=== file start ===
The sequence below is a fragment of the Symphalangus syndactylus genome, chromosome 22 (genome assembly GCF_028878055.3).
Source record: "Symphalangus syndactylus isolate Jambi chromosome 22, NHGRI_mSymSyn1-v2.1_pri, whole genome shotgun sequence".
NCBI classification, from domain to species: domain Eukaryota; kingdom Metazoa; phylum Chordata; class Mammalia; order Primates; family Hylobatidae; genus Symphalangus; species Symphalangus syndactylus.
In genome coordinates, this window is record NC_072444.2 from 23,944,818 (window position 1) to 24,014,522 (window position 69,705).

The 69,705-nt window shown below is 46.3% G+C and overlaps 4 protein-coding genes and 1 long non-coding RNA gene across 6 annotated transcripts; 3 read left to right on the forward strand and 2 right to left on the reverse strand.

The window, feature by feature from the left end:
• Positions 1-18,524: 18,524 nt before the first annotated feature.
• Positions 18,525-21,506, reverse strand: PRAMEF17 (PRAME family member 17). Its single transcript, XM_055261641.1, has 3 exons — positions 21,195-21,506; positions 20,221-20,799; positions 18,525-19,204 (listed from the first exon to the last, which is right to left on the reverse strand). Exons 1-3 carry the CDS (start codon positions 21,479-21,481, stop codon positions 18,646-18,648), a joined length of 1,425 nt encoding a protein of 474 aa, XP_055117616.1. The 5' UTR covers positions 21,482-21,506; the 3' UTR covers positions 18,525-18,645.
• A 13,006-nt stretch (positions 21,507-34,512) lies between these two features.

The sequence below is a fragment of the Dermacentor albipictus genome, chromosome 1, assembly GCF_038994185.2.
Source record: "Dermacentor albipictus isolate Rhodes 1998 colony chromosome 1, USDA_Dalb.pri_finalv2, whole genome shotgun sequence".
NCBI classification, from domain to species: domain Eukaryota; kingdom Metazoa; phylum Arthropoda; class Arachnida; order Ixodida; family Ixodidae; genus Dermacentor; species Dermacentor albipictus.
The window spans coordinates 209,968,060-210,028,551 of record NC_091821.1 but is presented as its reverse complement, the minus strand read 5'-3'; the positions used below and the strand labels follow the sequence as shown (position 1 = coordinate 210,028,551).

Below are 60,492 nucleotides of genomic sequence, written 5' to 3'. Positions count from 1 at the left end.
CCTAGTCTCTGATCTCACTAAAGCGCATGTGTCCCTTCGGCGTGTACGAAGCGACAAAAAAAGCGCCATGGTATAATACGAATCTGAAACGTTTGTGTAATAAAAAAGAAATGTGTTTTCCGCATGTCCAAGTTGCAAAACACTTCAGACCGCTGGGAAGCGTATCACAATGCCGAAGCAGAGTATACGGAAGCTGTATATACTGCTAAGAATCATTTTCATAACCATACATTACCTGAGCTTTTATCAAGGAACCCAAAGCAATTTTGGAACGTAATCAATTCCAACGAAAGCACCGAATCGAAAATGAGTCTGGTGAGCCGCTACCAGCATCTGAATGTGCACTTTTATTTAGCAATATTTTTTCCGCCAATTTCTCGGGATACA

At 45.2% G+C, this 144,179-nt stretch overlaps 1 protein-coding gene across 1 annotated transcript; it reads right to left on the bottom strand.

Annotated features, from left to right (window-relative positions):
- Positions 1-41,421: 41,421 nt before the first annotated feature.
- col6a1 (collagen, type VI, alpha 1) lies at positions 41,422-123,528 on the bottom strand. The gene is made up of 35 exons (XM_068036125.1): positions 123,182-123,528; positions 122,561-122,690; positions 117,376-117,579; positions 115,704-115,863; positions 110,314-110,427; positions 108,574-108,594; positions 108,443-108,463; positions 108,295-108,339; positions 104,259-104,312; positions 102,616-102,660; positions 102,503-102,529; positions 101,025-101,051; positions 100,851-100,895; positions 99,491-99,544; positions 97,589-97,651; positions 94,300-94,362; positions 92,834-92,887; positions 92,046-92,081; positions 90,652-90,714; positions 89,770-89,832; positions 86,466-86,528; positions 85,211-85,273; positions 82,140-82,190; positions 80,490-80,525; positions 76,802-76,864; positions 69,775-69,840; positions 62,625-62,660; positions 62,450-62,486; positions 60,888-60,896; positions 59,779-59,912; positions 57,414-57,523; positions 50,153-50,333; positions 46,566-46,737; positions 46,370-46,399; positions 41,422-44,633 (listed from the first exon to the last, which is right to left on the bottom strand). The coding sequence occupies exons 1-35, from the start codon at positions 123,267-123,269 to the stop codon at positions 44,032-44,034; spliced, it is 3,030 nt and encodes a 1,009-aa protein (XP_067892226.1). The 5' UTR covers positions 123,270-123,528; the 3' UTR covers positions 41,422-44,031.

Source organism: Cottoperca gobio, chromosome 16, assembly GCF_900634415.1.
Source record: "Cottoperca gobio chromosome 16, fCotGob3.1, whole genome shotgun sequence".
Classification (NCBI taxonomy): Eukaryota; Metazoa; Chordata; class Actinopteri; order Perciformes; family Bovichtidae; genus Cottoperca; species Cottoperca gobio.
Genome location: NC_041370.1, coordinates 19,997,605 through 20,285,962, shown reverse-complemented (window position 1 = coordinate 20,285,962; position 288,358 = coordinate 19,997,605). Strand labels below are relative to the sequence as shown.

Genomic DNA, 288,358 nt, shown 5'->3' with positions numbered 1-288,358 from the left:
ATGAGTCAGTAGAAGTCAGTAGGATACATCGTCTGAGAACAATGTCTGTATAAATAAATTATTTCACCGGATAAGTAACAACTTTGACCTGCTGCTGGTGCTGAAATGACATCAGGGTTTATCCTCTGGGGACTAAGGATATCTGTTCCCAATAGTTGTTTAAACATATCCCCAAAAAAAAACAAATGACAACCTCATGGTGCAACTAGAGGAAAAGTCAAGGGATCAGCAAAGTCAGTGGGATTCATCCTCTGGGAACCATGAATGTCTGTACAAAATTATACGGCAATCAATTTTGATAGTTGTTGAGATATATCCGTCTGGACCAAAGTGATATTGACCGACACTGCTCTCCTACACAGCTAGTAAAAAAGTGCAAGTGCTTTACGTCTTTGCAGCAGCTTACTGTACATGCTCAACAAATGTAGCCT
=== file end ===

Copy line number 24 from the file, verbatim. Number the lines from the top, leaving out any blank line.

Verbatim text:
Genomic DNA, 288,358 nt, shown 5'->3' with positions numbered 1-288,358 from the left: